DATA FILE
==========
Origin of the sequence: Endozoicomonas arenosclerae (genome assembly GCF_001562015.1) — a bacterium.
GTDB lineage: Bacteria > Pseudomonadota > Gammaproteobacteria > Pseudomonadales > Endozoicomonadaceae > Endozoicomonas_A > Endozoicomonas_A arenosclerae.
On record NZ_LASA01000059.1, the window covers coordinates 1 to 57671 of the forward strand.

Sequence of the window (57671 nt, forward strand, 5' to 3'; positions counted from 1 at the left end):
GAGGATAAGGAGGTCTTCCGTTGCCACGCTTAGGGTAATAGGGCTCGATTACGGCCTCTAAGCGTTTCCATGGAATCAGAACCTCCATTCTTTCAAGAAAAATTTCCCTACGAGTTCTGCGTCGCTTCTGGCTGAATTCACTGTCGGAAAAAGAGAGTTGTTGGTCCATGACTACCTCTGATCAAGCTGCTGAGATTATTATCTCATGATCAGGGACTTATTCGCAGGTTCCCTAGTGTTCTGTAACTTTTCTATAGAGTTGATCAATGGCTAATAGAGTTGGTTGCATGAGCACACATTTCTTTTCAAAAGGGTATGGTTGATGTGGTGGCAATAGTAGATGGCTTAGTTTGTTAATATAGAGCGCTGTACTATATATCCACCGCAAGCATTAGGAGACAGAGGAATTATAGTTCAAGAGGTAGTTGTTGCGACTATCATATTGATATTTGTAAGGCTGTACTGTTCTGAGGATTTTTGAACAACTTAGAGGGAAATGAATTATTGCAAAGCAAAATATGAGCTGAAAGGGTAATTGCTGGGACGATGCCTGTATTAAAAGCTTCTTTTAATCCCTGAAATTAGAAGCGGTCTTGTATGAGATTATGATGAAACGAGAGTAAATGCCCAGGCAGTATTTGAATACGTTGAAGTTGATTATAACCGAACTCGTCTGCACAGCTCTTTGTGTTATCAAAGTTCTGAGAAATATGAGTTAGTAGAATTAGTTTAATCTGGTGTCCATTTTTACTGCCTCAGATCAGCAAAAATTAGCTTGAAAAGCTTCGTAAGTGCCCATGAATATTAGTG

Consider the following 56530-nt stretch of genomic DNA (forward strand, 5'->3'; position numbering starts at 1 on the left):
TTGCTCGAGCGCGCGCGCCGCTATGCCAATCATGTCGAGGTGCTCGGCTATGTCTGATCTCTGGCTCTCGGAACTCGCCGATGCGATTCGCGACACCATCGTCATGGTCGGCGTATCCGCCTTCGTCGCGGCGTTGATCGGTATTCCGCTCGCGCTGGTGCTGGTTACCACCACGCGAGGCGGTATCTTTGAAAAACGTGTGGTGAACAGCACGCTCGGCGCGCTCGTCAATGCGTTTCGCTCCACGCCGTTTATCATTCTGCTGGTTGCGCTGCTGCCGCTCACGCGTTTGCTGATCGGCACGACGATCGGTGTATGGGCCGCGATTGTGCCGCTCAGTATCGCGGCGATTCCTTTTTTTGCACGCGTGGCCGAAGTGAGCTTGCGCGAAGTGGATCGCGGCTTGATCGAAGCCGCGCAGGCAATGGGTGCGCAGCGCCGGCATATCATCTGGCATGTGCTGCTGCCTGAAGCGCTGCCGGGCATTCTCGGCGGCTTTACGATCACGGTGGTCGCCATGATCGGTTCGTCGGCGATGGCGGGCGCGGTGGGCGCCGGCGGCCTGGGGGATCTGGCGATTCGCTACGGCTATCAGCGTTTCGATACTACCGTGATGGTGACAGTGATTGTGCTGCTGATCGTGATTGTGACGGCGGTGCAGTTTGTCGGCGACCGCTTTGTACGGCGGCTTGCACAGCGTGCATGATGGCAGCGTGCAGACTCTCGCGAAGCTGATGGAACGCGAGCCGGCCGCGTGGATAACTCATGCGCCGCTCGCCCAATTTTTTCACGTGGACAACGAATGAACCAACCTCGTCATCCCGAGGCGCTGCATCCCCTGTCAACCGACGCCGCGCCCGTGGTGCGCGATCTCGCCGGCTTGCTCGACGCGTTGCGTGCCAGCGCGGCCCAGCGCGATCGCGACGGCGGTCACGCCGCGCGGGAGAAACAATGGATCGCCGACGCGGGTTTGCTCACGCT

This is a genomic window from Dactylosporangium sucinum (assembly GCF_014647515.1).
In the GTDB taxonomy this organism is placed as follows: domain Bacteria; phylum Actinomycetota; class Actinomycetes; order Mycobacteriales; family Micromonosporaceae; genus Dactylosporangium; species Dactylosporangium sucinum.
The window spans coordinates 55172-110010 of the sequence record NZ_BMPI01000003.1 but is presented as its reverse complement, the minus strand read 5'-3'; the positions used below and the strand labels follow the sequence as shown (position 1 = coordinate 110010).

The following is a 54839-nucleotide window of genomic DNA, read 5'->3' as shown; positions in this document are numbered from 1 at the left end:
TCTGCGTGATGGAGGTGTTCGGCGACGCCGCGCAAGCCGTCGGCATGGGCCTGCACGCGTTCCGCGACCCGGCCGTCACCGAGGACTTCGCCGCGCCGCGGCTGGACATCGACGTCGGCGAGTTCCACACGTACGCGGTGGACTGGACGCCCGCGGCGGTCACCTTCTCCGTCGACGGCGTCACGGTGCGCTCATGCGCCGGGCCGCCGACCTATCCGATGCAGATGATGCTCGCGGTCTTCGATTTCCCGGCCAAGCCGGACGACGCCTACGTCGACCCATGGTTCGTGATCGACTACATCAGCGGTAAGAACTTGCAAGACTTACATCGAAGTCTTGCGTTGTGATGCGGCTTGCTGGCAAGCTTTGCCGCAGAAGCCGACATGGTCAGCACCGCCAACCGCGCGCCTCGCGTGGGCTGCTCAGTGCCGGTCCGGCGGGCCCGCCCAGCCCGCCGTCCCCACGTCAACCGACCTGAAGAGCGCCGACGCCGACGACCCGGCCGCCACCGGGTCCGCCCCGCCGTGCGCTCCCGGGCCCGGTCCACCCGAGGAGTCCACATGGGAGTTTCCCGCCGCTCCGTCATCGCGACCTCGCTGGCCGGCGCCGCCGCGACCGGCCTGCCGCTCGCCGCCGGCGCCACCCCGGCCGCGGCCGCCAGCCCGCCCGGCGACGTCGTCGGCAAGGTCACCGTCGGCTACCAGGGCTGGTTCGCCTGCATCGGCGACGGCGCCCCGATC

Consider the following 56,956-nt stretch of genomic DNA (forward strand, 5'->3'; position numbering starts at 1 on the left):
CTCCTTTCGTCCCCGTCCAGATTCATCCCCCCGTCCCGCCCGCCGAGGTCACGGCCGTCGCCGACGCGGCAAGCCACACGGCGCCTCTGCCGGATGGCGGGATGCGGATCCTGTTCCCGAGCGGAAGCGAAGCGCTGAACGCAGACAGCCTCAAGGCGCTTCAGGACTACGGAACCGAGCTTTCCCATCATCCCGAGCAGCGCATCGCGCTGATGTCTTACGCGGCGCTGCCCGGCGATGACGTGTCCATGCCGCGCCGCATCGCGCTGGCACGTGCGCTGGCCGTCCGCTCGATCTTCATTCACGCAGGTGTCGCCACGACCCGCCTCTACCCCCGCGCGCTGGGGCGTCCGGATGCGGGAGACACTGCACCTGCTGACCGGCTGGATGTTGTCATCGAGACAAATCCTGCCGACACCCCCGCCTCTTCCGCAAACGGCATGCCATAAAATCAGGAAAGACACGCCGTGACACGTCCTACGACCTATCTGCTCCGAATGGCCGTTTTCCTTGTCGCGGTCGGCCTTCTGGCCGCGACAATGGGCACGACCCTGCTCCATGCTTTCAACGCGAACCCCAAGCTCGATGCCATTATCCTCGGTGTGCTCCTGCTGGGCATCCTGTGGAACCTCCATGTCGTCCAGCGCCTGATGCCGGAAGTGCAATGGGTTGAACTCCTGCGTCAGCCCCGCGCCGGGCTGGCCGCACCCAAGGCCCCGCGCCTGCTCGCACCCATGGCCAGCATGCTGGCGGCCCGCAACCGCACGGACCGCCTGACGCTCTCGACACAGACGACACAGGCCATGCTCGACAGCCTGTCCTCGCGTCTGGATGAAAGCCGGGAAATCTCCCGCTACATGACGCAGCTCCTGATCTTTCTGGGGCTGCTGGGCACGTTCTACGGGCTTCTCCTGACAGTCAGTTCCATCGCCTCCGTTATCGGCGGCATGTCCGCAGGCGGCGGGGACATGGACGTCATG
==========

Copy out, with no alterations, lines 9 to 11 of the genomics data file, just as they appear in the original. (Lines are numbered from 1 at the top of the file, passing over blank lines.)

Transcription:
In the GTDB taxonomy this organism is placed as follows: domain Bacteria; phylum Actinomycetota; class Actinomycetes; order Mycobacteriales; family Micromonosporaceae; genus Dactylosporangium; species Dactylosporangium sucinum.
The window spans coordinates 55172-110010 of the sequence record NZ_BMPI01000003.1 but is presented as its reverse complement, the minus strand read 5'-3'; the positions used below and the strand labels follow the sequence as shown (position 1 = coordinate 110010).

The following is a 54839-nucleotide window of genomic DNA, read 5'->3' as shown; positions in this document are numbered from 1 at the left end: